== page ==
Japan firms fall woefully short of meeting government goals on women in management: Reuters poll

By Tetsushi Kajimoto

TOKYO (Reuters) – About one-fifth of Japanese companies have no female managers and most say women account for less than 10% of management, a Reuters monthly poll found, highlighting the struggle for the government’s “womenomics” drive to make headway.

The survey results come as Japan is seen to delay its target this year to raise the share of women in leadership posts to 30% as part of the government’s campaign to empower women, dubbed “womenomics”, and cope with Japan’s ageing population.

The Reuters Corporate Survey, conducted Sept. 29-Oct. 8, found 71% of Japanese firms said women accounted for less than 10% of management, while 17% had no female managers at all.

Asked how much scope there was to increase female managers, 55% said by around 10%, a quarter said by about 20%, one in 10 firms said by around 30%, while 5% saw no room for that.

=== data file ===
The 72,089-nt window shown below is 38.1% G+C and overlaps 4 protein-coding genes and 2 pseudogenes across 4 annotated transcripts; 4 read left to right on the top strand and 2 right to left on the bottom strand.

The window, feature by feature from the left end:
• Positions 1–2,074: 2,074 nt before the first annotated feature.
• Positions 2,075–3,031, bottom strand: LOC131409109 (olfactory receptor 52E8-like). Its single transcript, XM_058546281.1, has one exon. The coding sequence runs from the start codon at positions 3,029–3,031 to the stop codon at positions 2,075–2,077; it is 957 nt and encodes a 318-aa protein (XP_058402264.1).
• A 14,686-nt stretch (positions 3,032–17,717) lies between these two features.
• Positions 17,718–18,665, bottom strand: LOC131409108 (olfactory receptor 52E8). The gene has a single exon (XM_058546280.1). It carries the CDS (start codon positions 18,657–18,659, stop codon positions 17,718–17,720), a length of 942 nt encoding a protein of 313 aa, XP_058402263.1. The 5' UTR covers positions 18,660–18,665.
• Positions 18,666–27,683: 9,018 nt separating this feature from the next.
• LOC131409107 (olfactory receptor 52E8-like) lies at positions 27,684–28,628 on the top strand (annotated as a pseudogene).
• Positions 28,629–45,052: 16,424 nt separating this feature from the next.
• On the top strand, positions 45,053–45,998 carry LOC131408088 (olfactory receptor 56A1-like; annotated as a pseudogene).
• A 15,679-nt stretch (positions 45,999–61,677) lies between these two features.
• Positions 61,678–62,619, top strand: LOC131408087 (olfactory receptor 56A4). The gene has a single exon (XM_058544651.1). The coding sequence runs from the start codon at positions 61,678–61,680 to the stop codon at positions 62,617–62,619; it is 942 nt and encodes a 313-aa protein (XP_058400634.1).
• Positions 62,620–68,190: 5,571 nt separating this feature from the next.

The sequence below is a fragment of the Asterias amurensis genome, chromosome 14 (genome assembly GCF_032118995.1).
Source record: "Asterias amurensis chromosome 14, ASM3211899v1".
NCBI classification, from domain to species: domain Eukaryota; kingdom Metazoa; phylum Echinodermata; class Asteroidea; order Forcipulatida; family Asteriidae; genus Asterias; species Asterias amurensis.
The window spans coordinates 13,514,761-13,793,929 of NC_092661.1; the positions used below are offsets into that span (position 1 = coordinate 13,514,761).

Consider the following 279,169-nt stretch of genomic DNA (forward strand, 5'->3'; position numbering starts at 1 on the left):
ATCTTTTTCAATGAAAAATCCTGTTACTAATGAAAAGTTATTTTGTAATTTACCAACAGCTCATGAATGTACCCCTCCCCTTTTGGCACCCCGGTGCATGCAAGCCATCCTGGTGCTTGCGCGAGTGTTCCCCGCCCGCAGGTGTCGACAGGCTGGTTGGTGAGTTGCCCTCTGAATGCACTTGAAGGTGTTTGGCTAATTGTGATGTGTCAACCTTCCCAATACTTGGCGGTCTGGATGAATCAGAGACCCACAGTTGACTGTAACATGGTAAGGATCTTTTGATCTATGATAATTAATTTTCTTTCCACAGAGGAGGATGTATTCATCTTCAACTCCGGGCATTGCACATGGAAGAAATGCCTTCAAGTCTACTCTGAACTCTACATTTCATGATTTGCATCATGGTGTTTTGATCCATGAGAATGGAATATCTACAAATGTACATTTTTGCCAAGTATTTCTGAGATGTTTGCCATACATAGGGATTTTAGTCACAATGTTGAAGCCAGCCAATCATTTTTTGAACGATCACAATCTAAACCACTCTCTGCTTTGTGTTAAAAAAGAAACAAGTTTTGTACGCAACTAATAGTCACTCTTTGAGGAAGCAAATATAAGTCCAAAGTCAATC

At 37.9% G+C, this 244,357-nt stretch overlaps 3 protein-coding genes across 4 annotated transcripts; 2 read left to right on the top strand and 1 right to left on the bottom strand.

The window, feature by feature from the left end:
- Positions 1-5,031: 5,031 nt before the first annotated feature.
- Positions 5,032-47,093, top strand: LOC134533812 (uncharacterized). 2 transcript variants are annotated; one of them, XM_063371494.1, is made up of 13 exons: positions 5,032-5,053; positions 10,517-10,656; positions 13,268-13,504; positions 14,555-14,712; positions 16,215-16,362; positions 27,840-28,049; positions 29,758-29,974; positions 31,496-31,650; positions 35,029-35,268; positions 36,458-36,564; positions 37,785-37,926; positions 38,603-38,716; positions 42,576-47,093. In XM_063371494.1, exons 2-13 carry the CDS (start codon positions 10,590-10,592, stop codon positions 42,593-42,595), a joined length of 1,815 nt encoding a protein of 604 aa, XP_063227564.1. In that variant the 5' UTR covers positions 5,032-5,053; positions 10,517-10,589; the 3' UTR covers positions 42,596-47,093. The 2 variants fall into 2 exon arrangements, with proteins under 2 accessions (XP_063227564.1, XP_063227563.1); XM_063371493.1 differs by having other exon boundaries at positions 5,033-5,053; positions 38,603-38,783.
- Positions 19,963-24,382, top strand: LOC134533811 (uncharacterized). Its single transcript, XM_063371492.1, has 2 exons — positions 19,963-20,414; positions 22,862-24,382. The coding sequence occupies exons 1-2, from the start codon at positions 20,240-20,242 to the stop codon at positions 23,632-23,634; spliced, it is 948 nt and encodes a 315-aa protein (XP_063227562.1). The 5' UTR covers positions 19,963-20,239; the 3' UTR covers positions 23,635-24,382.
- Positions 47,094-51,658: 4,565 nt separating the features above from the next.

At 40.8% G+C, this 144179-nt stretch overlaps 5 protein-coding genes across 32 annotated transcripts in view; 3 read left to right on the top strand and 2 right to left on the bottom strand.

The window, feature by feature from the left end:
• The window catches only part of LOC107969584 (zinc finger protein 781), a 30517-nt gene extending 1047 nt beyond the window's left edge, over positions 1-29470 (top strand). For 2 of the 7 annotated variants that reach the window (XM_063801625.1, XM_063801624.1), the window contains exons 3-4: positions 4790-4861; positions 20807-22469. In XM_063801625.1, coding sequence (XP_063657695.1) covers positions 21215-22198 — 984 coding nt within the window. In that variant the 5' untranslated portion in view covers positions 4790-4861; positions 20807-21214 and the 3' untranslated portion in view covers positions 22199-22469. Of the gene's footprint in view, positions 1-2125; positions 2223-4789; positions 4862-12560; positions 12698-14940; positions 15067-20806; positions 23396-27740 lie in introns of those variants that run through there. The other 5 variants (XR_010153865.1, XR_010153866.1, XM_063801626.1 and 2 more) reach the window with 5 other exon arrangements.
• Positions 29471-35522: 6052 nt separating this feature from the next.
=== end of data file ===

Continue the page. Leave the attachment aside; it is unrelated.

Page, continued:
Read More

Twitter to pay $100,000 for violating Washington campaign disclosure law

Twitter will pay $100,000 for failing to retain required records about political ads from Washington candidates that ran over a seven-year period before the social media platform banned all political advertising.

Twitter agreed to pay the fine, which is about half the amount the company received from Washington candidates’ political advertising from 2012 to 2019, to Washington’s Public Disclosure Transparency Account, Attorney General Bob Ferguson announced Tuesday. The fine comes after Ferguson announced his intention over the summer to sue the company over campaign finance violations

Under Washington’s campaign finance law, commercial advertisers must keep certain information, such as candidates’ names, the cost of the ad and who paid for it and on what date, and the name and address of the ad sponsor. According to the attorney general’s office, at least 38 Washington candidates and committees paid $194,550 for advertising on Twitter, and the company didn’t maintain the required

Read More

Danish government orders death of a million minks due to COVID-19 outbreak

The Danish government has ordered mink farms to cull over 1 million animals due to reported outbreaks of coronavirus among the species, prized for its fur.